The purpose of Captain Cook’s second of three voyages (1772-1775) was to definitively answer the question once and for all—was there or was there not a great southern continent, Terra Australis? This time two ships went on the voyage, the Resolution commanded by Cook, and the Adventure, commanded by Tobias Furneaux.
Initially Joseph Banks of first voyage fame was to sail again with Cook. He demanded that the Resolution be retrofitted to suit his needs, including having an additional deck built on the ship. When this alteration proved too top-heavy to be sea-worthy and was removed, Banks withdrew any financial support and declined to go on the voyage under such “adverse conditions.”
After reaching the Pacific, Cook sailed south crossing the Antarctic Circle being the first ship to ever venture this far south. After further exploration and after eventually being stopped by pack ice, the ships returned north using Queen Charlotte Sound on the northern end of the South Island of New Zealand as a base for further excursions into the Pacific.
At one point however both ships became separated and the Adventure waited at Queen Charlotte Sound for its rendezvous with Cook and the Resolution.
It was during this time that a party of ten men from Furneaux’s crew who had gone ashore went missing. Upon sending other members of the crew to search for them, it was found that they had been killed by the Maori and were now being eaten.
Lieutenant Burney who led the group described seeing shoes, clothes, severed hands and large baskets of cooked human flesh. “The heads, hearts and lungs of several of our people were seen lying on the beach, and at a little distance, the dogs gnawing their entrails.”
Furneaux, rather than waiting for Cook and being unsure of his whereabouts, decided to return to England. Cook in the Resolution arrived at Queen Charlotte Sound a few days after Furneaux had left. For what it is worth, Cook remained unaware of the cannibalism episode until his later return to England. Cook then continued alone his explorations of the south Pacific crossing and recrossing the Antarctic Circle several times and making giant sweeps of the south Pacific finally proving once and for all that there was no missing continent. He arrived back in England on July 30, 1775 and was promoted to the rank of captain and given honorary retirement from the Admiralty but insisting that he could return to active duty if the need arose.
And it did. The goal of Cook’s third and final voyage which began in 1776 was to find the Northwest Passage, a sea route across the top of North America connecting the Atlantic and Pacific oceans, except he would be searching for it from the Pacific side. Two ships went on this voyage, the Resolution commanded by Cook, and the Discovery commanded by Charles Clerke. Again Cook first sailed to Queen Charlotte Sound in New Zealand and then up to Tahiti. After leaving Tahiti, he sailed north discovering the Hawaiian Islands which he initially named the Sandwich Islands after the Lord of Sandwich. Then as ordered he explored and charted (again with remarkable accuracy) the entire northwest coastline of North America looking for the elusive Northwest Passage before being finally stopped by ice in the Bering Strait.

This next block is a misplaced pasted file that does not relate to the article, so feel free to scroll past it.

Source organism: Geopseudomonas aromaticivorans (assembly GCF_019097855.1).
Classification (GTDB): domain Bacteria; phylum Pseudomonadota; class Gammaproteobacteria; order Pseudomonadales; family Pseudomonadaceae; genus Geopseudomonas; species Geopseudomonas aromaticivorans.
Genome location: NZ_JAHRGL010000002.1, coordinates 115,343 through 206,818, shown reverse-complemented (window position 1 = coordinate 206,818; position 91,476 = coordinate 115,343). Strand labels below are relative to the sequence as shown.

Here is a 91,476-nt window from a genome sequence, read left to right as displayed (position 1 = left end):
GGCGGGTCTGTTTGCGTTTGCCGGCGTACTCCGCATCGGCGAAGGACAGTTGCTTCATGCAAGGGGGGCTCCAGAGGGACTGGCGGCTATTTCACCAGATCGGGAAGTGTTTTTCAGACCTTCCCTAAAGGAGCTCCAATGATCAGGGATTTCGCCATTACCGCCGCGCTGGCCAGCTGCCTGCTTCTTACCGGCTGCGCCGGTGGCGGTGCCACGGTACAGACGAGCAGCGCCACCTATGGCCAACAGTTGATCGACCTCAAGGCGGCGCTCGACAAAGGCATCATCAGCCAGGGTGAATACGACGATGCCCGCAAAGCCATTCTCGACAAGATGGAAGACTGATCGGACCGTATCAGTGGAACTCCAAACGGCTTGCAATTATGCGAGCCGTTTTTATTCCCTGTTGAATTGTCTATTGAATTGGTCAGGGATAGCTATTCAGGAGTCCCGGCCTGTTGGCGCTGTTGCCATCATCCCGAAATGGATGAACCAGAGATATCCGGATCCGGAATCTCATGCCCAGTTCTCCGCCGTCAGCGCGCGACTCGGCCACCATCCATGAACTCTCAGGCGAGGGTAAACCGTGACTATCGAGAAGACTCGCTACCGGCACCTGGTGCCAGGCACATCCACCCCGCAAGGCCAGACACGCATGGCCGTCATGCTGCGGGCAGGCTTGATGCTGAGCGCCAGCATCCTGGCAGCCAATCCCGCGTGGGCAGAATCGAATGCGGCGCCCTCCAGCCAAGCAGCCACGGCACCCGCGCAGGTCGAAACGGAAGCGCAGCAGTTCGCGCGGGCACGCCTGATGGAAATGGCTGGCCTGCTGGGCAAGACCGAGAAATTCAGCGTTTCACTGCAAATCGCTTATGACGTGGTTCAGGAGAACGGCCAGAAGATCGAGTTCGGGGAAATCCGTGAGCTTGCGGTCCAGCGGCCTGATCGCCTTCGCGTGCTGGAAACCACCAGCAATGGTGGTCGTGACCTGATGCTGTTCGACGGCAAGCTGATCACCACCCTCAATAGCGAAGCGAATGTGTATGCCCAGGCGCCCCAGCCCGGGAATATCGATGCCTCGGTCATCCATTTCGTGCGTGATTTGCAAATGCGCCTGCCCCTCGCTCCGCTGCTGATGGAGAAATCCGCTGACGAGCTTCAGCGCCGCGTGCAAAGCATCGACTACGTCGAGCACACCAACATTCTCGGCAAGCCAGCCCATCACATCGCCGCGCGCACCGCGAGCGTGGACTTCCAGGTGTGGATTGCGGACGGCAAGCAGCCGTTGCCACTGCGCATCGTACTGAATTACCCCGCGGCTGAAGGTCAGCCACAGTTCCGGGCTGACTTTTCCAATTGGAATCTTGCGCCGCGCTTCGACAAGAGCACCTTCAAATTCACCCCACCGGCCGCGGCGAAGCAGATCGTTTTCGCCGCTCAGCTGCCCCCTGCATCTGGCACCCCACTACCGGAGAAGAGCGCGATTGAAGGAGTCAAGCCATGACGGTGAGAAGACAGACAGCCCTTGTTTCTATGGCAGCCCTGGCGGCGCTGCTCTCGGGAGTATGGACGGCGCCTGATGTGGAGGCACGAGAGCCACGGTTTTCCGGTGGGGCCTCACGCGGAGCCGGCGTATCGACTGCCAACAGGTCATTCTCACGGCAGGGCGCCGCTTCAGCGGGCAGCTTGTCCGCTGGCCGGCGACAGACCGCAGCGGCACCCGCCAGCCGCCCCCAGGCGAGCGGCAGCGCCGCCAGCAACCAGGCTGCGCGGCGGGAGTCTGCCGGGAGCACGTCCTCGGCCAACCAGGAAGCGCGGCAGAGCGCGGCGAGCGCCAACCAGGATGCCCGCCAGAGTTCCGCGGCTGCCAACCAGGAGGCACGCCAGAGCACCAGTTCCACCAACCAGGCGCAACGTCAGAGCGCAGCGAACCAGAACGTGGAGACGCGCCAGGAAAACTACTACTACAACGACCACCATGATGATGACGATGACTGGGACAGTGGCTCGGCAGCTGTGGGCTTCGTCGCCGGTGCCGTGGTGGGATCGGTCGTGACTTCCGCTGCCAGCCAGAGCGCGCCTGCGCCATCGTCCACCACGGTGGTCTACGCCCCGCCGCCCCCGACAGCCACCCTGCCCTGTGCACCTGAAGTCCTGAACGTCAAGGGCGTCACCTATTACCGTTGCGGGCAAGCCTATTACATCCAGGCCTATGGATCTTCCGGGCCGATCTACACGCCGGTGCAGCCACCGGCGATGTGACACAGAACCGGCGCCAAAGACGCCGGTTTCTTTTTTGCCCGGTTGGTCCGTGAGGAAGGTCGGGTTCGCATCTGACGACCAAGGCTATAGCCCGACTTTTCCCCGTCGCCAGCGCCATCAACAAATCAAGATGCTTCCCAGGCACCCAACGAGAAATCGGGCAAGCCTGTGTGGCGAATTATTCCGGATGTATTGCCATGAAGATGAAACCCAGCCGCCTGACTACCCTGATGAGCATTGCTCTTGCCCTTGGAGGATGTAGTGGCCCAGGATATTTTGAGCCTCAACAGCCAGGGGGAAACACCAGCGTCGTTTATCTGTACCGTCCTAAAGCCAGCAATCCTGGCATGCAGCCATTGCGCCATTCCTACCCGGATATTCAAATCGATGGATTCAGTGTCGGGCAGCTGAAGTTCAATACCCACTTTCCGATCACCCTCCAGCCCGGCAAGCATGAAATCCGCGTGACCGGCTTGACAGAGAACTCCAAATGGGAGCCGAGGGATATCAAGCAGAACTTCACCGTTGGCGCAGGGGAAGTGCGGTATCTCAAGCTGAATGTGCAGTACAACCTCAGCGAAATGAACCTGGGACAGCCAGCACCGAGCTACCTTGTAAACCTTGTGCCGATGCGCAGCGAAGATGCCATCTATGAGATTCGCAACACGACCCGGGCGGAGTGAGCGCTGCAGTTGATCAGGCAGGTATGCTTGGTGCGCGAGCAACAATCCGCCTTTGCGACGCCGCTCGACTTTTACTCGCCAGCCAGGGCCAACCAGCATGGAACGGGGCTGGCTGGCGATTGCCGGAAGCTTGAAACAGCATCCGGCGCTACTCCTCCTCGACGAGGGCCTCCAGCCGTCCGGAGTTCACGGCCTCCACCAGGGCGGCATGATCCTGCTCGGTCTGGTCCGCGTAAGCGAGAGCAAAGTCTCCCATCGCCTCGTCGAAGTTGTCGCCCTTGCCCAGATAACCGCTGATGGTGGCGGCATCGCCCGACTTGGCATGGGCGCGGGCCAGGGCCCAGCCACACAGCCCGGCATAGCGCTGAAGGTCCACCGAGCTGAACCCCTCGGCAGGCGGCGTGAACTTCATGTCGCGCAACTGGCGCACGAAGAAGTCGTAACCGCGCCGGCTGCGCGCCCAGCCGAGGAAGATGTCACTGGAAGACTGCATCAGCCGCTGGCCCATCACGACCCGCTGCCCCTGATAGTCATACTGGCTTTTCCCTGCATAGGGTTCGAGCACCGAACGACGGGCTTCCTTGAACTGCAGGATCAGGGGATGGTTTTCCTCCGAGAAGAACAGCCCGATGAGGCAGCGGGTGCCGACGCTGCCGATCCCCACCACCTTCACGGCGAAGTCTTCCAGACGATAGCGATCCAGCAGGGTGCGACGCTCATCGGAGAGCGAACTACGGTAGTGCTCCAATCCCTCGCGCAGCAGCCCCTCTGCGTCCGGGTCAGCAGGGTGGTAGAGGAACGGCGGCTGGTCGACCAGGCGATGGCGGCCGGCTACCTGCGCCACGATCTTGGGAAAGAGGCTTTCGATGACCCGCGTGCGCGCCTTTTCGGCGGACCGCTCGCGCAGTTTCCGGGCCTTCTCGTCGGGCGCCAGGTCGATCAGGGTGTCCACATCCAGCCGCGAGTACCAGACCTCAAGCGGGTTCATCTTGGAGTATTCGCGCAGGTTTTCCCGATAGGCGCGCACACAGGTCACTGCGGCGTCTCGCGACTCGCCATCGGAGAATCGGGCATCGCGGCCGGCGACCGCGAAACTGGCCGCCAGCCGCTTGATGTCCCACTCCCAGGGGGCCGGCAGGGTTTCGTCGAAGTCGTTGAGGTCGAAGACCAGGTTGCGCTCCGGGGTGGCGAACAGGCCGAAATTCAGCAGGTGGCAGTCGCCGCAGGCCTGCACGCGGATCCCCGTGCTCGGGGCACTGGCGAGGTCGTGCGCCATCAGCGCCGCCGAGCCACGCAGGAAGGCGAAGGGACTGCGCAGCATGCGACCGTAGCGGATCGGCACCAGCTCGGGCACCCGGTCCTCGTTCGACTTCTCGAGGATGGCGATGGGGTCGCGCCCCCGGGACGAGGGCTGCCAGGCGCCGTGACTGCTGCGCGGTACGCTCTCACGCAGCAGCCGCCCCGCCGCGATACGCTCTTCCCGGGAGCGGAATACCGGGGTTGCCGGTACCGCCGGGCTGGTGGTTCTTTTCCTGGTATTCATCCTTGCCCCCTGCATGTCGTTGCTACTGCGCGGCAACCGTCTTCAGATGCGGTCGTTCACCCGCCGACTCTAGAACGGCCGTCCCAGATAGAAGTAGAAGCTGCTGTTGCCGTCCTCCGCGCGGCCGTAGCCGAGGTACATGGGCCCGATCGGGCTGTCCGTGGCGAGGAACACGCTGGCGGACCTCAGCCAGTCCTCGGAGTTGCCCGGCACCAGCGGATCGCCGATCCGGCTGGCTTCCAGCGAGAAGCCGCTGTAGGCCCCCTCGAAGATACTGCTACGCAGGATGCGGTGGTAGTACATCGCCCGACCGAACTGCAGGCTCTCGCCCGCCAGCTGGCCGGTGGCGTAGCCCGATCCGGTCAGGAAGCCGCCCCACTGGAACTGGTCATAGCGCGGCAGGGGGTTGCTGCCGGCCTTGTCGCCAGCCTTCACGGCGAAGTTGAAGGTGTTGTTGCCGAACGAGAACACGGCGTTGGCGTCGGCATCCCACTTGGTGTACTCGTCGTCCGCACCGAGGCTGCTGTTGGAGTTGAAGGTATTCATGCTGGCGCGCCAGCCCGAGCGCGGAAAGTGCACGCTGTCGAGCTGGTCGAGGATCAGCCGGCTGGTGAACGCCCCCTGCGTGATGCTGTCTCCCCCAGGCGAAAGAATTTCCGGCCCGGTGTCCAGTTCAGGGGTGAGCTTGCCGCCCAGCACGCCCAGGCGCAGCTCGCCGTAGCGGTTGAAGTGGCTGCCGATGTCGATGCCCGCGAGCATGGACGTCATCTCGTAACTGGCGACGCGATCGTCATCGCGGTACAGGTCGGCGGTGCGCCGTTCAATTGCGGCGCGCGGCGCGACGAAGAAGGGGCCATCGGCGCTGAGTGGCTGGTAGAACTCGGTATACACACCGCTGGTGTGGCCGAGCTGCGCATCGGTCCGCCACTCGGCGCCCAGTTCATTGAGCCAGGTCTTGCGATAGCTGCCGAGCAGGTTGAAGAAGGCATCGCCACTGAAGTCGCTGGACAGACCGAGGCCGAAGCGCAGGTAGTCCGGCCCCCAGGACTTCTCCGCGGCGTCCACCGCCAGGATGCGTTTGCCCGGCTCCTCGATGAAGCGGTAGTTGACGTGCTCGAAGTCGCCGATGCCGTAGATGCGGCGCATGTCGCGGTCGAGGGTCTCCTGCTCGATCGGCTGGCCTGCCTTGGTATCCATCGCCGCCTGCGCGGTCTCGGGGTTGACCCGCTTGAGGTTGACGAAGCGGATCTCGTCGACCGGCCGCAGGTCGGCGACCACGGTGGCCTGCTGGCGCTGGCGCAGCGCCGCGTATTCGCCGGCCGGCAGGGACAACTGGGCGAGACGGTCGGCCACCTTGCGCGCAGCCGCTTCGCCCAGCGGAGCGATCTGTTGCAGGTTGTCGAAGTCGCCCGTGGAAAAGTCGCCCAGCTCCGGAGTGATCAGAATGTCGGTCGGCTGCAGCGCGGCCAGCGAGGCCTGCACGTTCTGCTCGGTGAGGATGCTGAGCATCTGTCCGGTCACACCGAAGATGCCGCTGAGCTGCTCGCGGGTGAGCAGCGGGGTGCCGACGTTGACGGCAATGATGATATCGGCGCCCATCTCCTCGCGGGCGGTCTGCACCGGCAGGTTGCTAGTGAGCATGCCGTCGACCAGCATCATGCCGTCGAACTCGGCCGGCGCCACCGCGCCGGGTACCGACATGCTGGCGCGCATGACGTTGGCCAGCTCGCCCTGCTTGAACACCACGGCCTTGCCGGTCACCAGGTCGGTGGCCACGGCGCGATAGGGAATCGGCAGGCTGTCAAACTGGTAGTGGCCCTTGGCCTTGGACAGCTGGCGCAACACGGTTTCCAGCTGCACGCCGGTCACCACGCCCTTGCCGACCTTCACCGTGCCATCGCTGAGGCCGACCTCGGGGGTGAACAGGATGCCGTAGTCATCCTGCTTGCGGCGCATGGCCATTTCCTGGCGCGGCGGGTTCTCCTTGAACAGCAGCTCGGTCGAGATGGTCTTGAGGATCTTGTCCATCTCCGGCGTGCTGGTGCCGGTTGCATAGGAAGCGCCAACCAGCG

Cook returned to the Hawaiian Islands, his return coinciding with a festival for the Polynesian god, Lono. He and his crew were welcomed. There is some question whether the Hawaiians saw Cook as an incarnation of Lono and this is why he was given such a gracious welcome. Cook left Hawaii but was immediately forced to return after suffering damage to one of his ships. His return visit was less than welcome and tensions were high. After one of Cook’s small boats was stolen by the Hawaiians, Cook attempted to take the King of Hawaii hostage until the stolen item was returned, a practice he had used in the past in similar situations. The Hawaiians resisted. Cook and his men retreated to the beach and as Cook turned his back to help launch one of his boats, he was struck on the head and then stabbed to death in the surf by the Hawaiians. His body was then dragged away by the Hawaiians.
Clerke took over the expedition eventually dying of tuberculosis before the ships finally returned to England.
Much has been written about Cook on this his final voyage. The long years at sea had taken their toll on him, but also there is some suggestion that in these final years he viewed himself as almost a god due to his extensive exploration and dealings with the peoples of the South Pacific.
Cook’s legacy remains as the premier explorer of the south Pacific. Again compared to other explorers, he attempted to show restraint in his dealings with indigenous people and is generally looked at with respect throughout the Pacific. The vast distances he explored and charted in his small ships is astounding. And he was the European responsible for putting New Zealand on the map.
Obviously this has been a very brief summary of this dynamic man’s life. Although there are a number of excellent biographies of Cook, I highly recommend and particularly enjoyed “Farther Than Any Man: The Rise and Fall of Captain James Cook” by Martin Dugard.